Biospecific Adsorption In Fixed And Periodic Countercurrent Beds
A mathematical model that describes the adsorption and wash stages of biospecific adsorption (affinity chromatography) in a packed column is presented. The model expressions account for film and pre diffusion mass transfer as well as for different mechanisms of interaction between the adsorbate(s) and the ligand. The model equations may be applicable to single and multi‐component biospecific adsorption systems involving both monovalent and multivalent adsorbates. The results obtained from model simulations show that the breakthrough time of the adsorbate is significantly influenced by the rate of the interaction step between the adsorbate and the ligand. The results indicate that when short beds are employed, then the choice of ligand with respect to its rate of interaction with the adsorbate may be of paramount importance. In certain systems involving bivalent adsorbates, the adsorbate may be displaced from the one‐site complex, reenter the flowing fluid stream, and increase the effluent adsorbate concentration above its inlet value. It is also shown that when a single column is divided into two beds operating in a periodic counter current mode, the ligand utilization can be almost four times higher than that obtained in a column of the same length operating in the fixed bed mode. The studies on the wash stage indicate that the reduction of the concentration of the contaminant to a specified low level may be accomplished for certain systems in a shorter time, if the direction of flow in the wash stage is opposite to that used in the adsorption stage. However, a larger amount of product will be lost, in general, when the direction of flow of the washing medium is opposite to that employed during the adsorption stage. Copyright © 1988 John Wiley & Sons, Inc.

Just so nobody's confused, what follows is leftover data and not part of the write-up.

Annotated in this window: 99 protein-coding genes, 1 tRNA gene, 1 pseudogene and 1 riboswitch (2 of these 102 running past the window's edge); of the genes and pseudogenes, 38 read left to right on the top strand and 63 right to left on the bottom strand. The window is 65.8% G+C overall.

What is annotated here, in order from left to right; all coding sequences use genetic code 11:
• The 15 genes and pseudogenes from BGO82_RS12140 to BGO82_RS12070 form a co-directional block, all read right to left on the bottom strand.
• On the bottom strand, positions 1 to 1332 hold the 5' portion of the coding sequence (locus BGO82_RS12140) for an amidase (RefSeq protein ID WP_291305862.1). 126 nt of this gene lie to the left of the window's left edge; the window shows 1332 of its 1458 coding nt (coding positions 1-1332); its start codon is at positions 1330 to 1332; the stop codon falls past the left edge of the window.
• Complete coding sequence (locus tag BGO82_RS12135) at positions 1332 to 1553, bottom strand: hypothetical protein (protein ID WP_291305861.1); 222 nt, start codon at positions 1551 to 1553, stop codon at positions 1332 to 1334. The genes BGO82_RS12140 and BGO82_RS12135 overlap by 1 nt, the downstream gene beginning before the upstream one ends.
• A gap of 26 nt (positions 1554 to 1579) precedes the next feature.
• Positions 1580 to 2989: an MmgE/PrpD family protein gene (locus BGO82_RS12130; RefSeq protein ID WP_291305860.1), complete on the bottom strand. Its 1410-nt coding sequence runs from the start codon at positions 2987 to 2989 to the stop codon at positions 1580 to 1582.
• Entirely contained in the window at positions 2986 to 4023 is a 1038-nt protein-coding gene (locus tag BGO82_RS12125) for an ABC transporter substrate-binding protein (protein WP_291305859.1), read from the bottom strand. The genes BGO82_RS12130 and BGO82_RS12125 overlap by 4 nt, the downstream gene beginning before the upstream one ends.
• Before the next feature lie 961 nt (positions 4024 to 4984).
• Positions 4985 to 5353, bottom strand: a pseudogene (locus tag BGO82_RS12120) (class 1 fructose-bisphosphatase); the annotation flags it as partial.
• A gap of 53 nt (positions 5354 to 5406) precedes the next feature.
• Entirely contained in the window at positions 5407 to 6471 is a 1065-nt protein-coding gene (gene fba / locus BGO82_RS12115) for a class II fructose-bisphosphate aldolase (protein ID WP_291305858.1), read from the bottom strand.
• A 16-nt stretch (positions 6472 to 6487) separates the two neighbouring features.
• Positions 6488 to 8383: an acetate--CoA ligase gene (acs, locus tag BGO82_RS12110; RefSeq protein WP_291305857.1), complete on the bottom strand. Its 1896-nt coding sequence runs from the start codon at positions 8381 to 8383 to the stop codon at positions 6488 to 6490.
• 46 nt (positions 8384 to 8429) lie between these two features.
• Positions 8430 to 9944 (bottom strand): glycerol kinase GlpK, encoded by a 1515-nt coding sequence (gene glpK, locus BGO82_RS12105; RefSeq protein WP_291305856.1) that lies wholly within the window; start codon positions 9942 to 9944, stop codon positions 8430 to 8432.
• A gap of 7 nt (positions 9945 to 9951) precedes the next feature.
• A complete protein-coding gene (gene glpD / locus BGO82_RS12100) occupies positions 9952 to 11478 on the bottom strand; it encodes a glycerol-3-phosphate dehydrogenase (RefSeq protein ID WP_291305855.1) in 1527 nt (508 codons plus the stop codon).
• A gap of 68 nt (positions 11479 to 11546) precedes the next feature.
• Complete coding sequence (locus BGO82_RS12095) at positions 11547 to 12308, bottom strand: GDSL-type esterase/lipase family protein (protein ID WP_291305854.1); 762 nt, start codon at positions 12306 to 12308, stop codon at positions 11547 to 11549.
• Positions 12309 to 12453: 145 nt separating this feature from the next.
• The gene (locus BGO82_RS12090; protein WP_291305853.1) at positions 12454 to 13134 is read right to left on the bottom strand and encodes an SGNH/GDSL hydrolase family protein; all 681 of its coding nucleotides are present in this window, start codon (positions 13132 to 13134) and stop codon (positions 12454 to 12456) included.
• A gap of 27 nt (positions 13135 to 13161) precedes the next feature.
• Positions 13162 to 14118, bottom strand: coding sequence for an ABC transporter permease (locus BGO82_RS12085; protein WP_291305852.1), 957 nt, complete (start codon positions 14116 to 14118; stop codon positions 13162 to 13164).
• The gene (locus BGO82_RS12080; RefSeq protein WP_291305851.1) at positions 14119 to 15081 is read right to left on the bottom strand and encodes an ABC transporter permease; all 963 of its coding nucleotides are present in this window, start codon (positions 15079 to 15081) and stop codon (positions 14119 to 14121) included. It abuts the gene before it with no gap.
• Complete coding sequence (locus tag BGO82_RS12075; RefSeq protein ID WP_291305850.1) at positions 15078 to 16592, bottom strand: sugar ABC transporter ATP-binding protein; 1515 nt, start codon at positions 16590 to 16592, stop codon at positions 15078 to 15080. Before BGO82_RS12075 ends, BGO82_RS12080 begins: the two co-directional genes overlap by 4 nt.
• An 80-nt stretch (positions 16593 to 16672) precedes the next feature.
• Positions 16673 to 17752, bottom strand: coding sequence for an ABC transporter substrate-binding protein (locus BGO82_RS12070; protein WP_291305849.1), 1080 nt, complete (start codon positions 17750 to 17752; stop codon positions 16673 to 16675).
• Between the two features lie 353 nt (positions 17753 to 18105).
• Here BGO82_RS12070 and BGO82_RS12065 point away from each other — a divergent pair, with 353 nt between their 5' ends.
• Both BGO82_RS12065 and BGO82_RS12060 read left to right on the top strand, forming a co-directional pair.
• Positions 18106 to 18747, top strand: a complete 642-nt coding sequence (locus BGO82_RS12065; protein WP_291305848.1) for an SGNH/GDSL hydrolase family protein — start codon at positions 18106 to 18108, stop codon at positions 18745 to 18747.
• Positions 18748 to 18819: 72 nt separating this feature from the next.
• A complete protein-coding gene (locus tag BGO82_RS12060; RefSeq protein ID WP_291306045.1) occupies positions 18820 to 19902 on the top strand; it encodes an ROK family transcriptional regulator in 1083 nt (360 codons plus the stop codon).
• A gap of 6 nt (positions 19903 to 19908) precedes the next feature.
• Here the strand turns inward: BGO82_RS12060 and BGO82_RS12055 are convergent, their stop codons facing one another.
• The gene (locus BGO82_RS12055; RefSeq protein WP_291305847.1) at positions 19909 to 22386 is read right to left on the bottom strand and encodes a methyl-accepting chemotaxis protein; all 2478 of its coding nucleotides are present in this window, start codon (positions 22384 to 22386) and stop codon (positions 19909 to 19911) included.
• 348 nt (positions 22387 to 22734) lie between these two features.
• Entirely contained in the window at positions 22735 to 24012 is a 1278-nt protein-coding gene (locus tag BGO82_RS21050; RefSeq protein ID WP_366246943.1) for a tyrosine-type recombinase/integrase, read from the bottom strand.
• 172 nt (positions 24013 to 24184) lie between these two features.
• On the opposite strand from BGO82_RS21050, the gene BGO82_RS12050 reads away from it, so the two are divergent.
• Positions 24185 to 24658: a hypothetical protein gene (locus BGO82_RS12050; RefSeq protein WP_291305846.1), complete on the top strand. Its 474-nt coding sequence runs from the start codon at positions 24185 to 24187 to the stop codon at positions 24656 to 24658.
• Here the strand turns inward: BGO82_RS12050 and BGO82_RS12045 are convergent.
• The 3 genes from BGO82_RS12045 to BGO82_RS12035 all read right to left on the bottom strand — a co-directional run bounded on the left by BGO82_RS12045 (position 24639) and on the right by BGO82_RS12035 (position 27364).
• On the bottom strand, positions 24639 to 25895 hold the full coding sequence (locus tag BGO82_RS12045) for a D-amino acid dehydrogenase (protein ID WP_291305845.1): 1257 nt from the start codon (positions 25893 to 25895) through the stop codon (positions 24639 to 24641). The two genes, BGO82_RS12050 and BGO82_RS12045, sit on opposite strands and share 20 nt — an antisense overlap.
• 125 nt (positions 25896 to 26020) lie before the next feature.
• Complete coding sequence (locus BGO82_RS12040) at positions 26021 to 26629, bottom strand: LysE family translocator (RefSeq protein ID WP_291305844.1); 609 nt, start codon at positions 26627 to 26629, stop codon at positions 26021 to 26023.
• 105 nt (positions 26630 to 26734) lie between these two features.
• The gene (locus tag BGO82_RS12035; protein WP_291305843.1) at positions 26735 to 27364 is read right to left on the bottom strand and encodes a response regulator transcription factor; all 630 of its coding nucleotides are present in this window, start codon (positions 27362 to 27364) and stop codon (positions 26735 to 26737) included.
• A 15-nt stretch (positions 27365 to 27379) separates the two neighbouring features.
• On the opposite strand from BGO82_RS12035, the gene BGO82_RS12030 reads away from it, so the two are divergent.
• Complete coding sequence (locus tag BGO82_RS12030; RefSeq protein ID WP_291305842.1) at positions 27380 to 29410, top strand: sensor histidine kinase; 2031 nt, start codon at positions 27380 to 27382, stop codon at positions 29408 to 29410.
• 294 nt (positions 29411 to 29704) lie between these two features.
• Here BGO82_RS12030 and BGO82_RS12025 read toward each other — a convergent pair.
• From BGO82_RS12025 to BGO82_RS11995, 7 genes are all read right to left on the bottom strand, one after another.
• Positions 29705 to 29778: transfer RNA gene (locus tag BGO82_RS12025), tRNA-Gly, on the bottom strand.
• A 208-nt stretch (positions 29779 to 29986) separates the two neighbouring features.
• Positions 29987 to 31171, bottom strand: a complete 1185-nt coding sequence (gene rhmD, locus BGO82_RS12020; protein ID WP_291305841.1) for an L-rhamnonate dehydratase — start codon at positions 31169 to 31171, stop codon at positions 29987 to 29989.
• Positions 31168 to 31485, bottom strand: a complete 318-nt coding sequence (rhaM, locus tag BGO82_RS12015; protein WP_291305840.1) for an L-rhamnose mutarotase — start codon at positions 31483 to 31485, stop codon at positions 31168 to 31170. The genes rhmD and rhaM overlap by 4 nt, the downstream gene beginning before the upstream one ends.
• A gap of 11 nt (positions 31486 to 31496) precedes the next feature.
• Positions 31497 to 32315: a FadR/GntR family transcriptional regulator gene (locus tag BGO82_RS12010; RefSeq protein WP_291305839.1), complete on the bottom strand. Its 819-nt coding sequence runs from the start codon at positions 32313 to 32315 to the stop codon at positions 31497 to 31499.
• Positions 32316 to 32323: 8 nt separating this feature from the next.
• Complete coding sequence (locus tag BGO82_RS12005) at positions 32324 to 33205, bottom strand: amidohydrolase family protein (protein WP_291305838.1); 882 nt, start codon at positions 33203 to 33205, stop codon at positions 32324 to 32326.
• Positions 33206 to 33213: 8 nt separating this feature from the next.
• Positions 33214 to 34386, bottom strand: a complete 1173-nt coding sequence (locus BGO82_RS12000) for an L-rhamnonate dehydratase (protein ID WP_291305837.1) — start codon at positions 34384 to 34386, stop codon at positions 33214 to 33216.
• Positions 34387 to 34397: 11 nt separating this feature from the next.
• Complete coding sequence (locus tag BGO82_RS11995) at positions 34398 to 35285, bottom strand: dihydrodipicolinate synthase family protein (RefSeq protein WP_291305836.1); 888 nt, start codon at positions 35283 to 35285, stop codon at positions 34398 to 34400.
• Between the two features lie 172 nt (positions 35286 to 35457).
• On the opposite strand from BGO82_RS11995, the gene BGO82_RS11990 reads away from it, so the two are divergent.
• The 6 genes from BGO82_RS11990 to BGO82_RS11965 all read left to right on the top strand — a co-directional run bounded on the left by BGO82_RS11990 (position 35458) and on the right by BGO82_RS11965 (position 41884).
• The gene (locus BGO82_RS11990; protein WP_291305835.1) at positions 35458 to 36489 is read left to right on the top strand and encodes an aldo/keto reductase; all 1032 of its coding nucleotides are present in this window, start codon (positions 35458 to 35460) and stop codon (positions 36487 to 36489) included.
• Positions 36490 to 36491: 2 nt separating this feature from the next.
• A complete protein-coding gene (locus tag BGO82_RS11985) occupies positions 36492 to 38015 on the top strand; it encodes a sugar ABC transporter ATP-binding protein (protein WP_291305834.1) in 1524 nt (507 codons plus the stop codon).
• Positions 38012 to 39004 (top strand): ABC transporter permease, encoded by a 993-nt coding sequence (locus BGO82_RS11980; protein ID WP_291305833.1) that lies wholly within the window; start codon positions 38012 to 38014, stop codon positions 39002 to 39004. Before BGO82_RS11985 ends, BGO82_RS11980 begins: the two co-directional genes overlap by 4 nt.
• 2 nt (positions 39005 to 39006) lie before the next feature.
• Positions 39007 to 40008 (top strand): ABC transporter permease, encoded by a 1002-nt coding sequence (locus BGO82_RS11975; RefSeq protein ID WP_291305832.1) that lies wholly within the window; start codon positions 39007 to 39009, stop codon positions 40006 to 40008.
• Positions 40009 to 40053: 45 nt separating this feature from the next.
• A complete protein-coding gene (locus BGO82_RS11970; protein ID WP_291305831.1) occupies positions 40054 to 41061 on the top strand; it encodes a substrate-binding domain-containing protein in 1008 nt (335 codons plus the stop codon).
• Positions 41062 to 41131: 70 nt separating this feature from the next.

B. H. Arve and A. I. Liapis, "Biospecific Adsorption In Fixed And Periodic Countercurrent Beds," Biotechnology and Bioengineering, vol. 32, no. 5, pp. 616 - 627, Wiley, Jan 1988.
The definitive version is available at https://doi.org/10.1002/bit.260320506
Chemical and Biochemical Engineering
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01 Jan 1988